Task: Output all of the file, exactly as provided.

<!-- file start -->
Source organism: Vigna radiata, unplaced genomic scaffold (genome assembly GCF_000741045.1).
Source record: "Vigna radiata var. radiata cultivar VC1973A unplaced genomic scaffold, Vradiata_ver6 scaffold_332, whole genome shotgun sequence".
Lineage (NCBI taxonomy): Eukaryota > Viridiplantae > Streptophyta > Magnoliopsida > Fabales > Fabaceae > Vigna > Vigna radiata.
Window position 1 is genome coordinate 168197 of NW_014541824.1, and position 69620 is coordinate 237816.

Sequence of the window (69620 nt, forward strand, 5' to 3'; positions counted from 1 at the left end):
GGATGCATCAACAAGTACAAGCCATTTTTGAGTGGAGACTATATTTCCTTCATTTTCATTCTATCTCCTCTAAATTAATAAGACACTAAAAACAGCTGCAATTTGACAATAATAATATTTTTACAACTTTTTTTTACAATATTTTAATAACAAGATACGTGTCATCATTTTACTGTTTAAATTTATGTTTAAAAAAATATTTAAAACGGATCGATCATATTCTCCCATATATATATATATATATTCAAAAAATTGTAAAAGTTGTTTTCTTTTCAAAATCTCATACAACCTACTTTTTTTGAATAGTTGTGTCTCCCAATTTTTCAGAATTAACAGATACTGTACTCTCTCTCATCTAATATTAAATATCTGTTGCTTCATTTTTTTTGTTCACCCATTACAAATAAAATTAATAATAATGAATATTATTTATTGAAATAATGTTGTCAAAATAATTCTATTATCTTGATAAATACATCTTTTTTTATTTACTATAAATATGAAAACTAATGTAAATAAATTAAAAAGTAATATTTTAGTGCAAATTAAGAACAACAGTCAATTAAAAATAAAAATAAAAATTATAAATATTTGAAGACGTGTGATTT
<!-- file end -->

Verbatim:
Source organism: Vigna radiata, unplaced genomic scaffold (genome assembly GCF_000741045.1).
Source record: "Vigna radiata var. radiata cultivar VC1973A unplaced genomic scaffold, Vradiata_ver6 scaffold_332, whole genome shotgun sequence".
Lineage (NCBI taxonomy): Eukaryota > Viridiplantae > Streptophyta > Magnoliopsida > Fabales > Fabaceae > Vigna > Vigna radiata.
Window position 1 is genome coordinate 168197 of NW_014541824.1, and position 69620 is coordinate 237816.

Sequence of the window (69620 nt, forward strand, 5' to 3'; positions counted from 1 at the left end):
GGATGCATCAACAAGTACAAGCCATTTTTGAGTGGAGACTATATTTCCTTCATTTTCATTCTATCTCCTCTAAATTAATAAGACACTAAAAACAGCTGCAATTTGACAATAATAATATTTTTACAACTTTTTTTTACAATATTTTAATAACAAGATACGTGTCATCATTTTACTGTTTAAATTTATGTTTAAAAAAATATTTAAAACGGATCGATCATATTCTCCCATATATATATATATATATTCAAAAAATTGTAAAAGTTGTTTTCTTTTCAAAATCTCATACAACCTACTTTTTTTGAATAGTTGTGTCTCCCAATTTTTCAGAATTAACAGATACTGTACTCTCTCTCATCTAATATTAAATATCTGTTGCTTCATTTTTTTTGTTCACCCATTACAAATAAAATTAATAATAATGAATATTATTTATTGAAATAATGTTGTCAAAATAATTCTATTATCTTGATAAATACATCTTTTTTTATTTACTATAAATATGAAAACTAATGTAAATAAATTAAAAAGTAATATTTTAGTGCAAATTAAGAACAACAGTCAATTAAAAATAAAAATAAAAATTATAAATATTTGAAGACGTGTGATTT